Tuesday, July 8, 2008

Detective Fiction

Eugene Peterson, in his Take &Read (Spiritual Reading: An Annotated List) devotes a whole chapter to mysteries. Detective fiction can be a pleasurable pastime, but it also has its edifying qualities as well. There is something to be said for a whole genre devoted to exposing truth and unraveling confusing realities. (Maybe it is just the ultimate “Modern” genre of literature; the idea that everything can be divined and discovered through simple observation and deduction.)

As a genre, detective fiction traces it roots to Edgar Allan Poe’s The Murders in the Rue Morgue. In this story Poe created many of the hallmarks of detection: the amazing sleuth with super powers of deduction, the less observant friend who narrates the story, and the puzzling case to be solved. C. Auguste Dupin is the name of Poe’s sleuth, and he appears in two more stories (The Mystery of Marie Roget and The Purloined Letter) all written in the 1840s. The main downfall of these stories, especially compared to later examples, is that the plot in all of them is relatively simple and the majority of the exposition is devoted to EXAUSTING analysis of the clues and what they reveal. Poe must have been paid by the word.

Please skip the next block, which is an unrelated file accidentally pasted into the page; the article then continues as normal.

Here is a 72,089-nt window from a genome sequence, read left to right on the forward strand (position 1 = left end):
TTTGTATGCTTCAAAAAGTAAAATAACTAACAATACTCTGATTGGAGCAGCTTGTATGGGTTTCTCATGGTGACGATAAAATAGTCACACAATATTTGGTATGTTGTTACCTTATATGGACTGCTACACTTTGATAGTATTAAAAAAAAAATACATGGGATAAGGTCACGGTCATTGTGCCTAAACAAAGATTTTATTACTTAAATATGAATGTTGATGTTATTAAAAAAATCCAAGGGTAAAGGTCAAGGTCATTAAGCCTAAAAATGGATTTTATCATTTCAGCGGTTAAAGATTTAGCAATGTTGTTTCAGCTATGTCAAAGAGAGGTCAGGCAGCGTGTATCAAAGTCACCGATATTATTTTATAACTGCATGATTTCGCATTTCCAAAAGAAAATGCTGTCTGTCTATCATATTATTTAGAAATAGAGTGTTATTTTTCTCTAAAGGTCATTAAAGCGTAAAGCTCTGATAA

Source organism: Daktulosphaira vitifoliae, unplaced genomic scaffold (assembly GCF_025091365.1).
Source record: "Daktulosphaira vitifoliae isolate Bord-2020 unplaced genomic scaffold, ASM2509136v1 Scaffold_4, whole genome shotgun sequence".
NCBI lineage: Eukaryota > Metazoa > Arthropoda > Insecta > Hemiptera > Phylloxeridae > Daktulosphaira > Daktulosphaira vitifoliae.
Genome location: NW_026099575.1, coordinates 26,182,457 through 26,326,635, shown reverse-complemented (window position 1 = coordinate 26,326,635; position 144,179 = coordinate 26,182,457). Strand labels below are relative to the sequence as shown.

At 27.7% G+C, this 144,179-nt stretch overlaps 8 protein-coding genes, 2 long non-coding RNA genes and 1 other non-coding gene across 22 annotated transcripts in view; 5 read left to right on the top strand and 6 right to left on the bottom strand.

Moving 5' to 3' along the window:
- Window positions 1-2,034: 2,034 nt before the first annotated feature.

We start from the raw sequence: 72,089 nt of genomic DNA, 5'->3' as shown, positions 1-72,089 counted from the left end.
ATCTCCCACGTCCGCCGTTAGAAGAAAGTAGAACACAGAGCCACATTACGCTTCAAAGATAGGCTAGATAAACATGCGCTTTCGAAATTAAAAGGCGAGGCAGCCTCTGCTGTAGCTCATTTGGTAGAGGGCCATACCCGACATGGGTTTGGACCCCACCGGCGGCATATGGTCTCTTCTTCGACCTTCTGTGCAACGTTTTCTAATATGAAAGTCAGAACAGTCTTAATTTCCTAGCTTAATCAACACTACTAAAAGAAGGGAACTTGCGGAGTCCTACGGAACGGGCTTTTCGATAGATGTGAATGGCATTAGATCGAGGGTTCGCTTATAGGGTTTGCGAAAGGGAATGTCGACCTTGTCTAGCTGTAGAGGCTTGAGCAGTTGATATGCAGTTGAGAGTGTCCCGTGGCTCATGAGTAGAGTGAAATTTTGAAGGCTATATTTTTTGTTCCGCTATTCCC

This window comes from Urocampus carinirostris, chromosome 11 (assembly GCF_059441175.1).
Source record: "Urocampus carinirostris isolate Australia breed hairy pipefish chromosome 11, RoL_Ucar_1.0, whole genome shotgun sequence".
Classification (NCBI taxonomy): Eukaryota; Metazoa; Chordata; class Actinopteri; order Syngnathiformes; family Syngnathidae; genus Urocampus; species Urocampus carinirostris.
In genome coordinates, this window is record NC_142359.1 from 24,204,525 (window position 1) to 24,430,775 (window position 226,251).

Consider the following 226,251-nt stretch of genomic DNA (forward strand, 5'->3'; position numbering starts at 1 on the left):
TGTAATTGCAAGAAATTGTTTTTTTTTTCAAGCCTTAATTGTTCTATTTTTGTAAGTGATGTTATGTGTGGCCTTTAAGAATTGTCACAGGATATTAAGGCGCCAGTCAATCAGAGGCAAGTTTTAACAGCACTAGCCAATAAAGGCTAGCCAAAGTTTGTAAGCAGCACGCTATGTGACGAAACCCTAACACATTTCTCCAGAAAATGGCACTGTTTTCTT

The worldview of detective fiction is ultimately black and white. Evil is exposed and punished, and truth wins out in the end. People can scheme and plan for the perfect crime, but the detective will find the truth because the criminal will always make a mistake. The methods of detection will differ from sleuth to sleuth, but good overcomes evil. That does not mean that it is a “good” world. Evil and sin are everywhere and danger abounds.

Sort of like the real world.

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